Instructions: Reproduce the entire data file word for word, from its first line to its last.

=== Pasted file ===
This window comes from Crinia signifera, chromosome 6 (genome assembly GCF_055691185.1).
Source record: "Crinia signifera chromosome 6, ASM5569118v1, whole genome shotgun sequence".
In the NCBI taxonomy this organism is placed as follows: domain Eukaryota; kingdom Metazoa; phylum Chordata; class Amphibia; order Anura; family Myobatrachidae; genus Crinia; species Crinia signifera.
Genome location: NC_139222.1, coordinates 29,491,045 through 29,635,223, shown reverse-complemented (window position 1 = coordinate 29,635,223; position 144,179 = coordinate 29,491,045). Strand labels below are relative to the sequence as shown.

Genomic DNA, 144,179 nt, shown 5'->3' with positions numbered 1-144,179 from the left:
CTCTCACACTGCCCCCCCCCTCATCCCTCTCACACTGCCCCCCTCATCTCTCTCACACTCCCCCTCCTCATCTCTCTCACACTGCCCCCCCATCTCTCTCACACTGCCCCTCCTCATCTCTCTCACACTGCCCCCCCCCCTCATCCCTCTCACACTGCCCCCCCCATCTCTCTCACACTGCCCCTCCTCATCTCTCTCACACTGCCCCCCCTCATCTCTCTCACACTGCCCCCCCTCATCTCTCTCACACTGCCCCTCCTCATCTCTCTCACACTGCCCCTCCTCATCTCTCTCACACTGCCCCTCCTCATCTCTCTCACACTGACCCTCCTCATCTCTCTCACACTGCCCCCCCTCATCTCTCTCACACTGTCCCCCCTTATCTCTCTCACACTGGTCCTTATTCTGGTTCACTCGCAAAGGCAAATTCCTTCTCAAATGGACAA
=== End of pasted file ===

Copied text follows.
This window comes from Crinia signifera, chromosome 6 (genome assembly GCF_055691185.1).
Source record: "Crinia signifera chromosome 6, ASM5569118v1, whole genome shotgun sequence".
In the NCBI taxonomy this organism is placed as follows: domain Eukaryota; kingdom Metazoa; phylum Chordata; class Amphibia; order Anura; family Myobatrachidae; genus Crinia; species Crinia signifera.
Genome location: NC_139222.1, coordinates 29,491,045 through 29,635,223, shown reverse-complemented (window position 1 = coordinate 29,635,223; position 144,179 = coordinate 29,491,045). Strand labels below are relative to the sequence as shown.

Genomic DNA, 144,179 nt, shown 5'->3' with positions numbered 1-144,179 from the left:
CTCTCACACTGCCCCCCCCCTCATCCCTCTCACACTGCCCCCCTCATCTCTCTCACACTCCCCCTCCTCATCTCTCTCACACTGCCCCCCCATCTCTCTCACACTGCCCCTCCTCATCTCTCTCACACTGCCCCCCCCCCTCATCCCTCTCACACTGCCCCCCCCATCTCTCTCACACTGCCCCTCCTCATCTCTCTCACACTGCCCCCCCTCATCTCTCTCACACTGCCCCCCCTCATCTCTCTCACACTGCCCCTCCTCATCTCTCTCACACTGCCCCTCCTCATCTCTCTCACACTGCCCCTCCTCATCTCTCTCACACTGACCCTCCTCATCTCTCTCACACTGCCCCCCCTCATCTCTCTCACACTGTCCCCCCTTATCTCTCTCACACTGGTCCTTATTCTGGTTCACTCGCAAAGGCAAATTCCTTCTCAAATGGACAA